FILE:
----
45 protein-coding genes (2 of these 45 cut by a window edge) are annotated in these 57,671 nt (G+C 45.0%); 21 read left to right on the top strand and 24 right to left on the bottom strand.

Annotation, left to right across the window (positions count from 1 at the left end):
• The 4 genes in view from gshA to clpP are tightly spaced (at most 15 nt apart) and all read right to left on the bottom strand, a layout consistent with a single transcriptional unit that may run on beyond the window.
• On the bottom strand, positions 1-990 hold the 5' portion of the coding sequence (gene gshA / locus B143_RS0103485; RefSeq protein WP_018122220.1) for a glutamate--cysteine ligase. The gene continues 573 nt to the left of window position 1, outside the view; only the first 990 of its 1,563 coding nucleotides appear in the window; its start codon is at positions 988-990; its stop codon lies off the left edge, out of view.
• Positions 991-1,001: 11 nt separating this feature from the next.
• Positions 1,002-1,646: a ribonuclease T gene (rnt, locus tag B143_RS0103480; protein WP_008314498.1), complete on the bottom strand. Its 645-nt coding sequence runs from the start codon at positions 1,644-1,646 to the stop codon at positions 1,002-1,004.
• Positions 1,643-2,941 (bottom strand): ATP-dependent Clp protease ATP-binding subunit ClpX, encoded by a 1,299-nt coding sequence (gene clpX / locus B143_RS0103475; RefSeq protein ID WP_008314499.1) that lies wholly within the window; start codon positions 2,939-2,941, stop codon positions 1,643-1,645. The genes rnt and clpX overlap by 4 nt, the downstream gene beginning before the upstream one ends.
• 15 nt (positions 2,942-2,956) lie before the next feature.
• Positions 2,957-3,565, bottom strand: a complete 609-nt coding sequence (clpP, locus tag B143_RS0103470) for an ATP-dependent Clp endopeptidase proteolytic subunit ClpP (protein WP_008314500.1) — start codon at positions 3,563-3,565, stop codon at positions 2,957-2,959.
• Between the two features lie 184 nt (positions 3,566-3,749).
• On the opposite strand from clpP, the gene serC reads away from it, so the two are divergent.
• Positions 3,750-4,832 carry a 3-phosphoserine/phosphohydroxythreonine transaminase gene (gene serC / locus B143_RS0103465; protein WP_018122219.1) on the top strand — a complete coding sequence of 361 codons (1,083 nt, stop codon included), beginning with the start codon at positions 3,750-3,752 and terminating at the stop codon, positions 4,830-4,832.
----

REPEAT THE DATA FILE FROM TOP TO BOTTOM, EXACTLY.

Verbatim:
45 protein-coding genes (2 of these 45 cut by a window edge) are annotated in these 57,671 nt (G+C 45.0%); 21 read left to right on the top strand and 24 right to left on the bottom strand.

Annotation, left to right across the window (positions count from 1 at the left end):
• The 4 genes in view from gshA to clpP are tightly spaced (at most 15 nt apart) and all read right to left on the bottom strand, a layout consistent with a single transcriptional unit that may run on beyond the window.
• On the bottom strand, positions 1-990 hold the 5' portion of the coding sequence (gene gshA / locus B143_RS0103485; RefSeq protein WP_018122220.1) for a glutamate--cysteine ligase. The gene continues 573 nt to the left of window position 1, outside the view; only the first 990 of its 1,563 coding nucleotides appear in the window; its start codon is at positions 988-990; its stop codon lies off the left edge, out of view.
• Positions 991-1,001: 11 nt separating this feature from the next.
• Positions 1,002-1,646: a ribonuclease T gene (rnt, locus tag B143_RS0103480; protein WP_008314498.1), complete on the bottom strand. Its 645-nt coding sequence runs from the start codon at positions 1,644-1,646 to the stop codon at positions 1,002-1,004.
• Positions 1,643-2,941 (bottom strand): ATP-dependent Clp protease ATP-binding subunit ClpX, encoded by a 1,299-nt coding sequence (gene clpX / locus B143_RS0103475; RefSeq protein ID WP_008314499.1) that lies wholly within the window; start codon positions 2,939-2,941, stop codon positions 1,643-1,645. The genes rnt and clpX overlap by 4 nt, the downstream gene beginning before the upstream one ends.
• 15 nt (positions 2,942-2,956) lie before the next feature.
• Positions 2,957-3,565, bottom strand: a complete 609-nt coding sequence (clpP, locus tag B143_RS0103470) for an ATP-dependent Clp endopeptidase proteolytic subunit ClpP (protein WP_008314500.1) — start codon at positions 3,563-3,565, stop codon at positions 2,957-2,959.
• Between the two features lie 184 nt (positions 3,566-3,749).
• On the opposite strand from clpP, the gene serC reads away from it, so the two are divergent.
• Positions 3,750-4,832 carry a 3-phosphoserine/phosphohydroxythreonine transaminase gene (gene serC / locus B143_RS0103465; protein WP_018122219.1) on the top strand — a complete coding sequence of 361 codons (1,083 nt, stop codon included), beginning with the start codon at positions 3,750-3,752 and terminating at the stop codon, positions 4,830-4,832.